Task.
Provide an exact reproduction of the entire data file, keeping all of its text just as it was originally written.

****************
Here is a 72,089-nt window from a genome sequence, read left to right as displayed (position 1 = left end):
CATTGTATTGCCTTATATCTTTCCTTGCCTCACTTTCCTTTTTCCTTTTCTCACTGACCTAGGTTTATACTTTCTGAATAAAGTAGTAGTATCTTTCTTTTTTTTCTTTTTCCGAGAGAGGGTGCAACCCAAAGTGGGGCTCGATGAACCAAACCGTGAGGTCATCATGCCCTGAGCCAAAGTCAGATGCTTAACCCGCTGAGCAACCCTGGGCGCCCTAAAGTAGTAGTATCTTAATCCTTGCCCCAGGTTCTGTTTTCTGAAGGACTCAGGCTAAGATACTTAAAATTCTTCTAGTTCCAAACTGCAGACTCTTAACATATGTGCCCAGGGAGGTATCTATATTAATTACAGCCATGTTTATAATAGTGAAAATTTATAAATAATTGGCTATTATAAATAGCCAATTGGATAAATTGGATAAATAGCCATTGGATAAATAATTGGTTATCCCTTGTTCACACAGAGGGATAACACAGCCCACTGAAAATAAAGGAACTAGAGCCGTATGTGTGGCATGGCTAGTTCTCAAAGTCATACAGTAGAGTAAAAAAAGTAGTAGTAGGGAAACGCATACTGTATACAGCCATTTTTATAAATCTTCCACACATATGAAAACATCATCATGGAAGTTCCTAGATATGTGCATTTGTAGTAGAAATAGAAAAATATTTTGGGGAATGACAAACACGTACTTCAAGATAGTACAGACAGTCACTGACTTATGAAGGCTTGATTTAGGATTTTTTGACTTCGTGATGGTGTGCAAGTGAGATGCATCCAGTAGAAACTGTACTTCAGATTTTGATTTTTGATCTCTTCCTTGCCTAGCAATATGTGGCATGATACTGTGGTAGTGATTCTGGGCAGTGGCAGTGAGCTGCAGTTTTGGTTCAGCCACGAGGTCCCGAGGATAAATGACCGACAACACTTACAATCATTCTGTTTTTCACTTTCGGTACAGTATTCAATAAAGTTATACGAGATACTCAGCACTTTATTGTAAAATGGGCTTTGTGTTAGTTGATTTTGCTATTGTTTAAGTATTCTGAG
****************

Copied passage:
Here is a 72,089-nt window from a genome sequence, read left to right as displayed (position 1 = left end):
CATTGTATTGCCTTATATCTTTCCTTGCCTCACTTTCCTTTTTCCTTTTCTCACTGACCTAGGTTTATACTTTCTGAATAAAGTAGTAGTATCTTTCTTTTTTTTCTTTTTCCGAGAGAGGGTGCAACCCAAAGTGGGGCTCGATGAACCAAACCGTGAGGTCATCATGCCCTGAGCCAAAGTCAGATGCTTAACCCGCTGAGCAACCCTGGGCGCCCTAAAGTAGTAGTATCTTAATCCTTGCCCCAGGTTCTGTTTTCTGAAGGACTCAGGCTAAGATACTTAAAATTCTTCTAGTTCCAAACTGCAGACTCTTAACATATGTGCCCAGGGAGGTATCTATATTAATTACAGCCATGTTTATAATAGTGAAAATTTATAAATAATTGGCTATTATAAATAGCCAATTGGATAAATTGGATAAATAGCCATTGGATAAATAATTGGTTATCCCTTGTTCACACAGAGGGATAACACAGCCCACTGAAAATAAAGGAACTAGAGCCGTATGTGTGGCATGGCTAGTTCTCAAAGTCATACAGTAGAGTAAAAAAAGTAGTAGTAGGGAAACGCATACTGTATACAGCCATTTTTATAAATCTTCCACACATATGAAAACATCATCATGGAAGTTCCTAGATATGTGCATTTGTAGTAGAAATAGAAAAATATTTTGGGGAATGACAAACACGTACTTCAAGATAGTACAGACAGTCACTGACTTATGAAGGCTTGATTTAGGATTTTTTGACTTCGTGATGGTGTGCAAGTGAGATGCATCCAGTAGAAACTGTACTTCAGATTTTGATTTTTGATCTCTTCCTTGCCTAGCAATATGTGGCATGATACTGTGGTAGTGATTCTGGGCAGTGGCAGTGAGCTGCAGTTTTGGTTCAGCCACGAGGTCCCGAGGATAAATGACCGACAACACTTACAATCATTCTGTTTTTCACTTTCGGTACAGTATTCAATAAAGTTATACGAGATACTCAGCACTTTATTGTAAAATGGGCTTTGTGTTAGTTGATTTTGCTATTGTTTAAGTATTCTGAG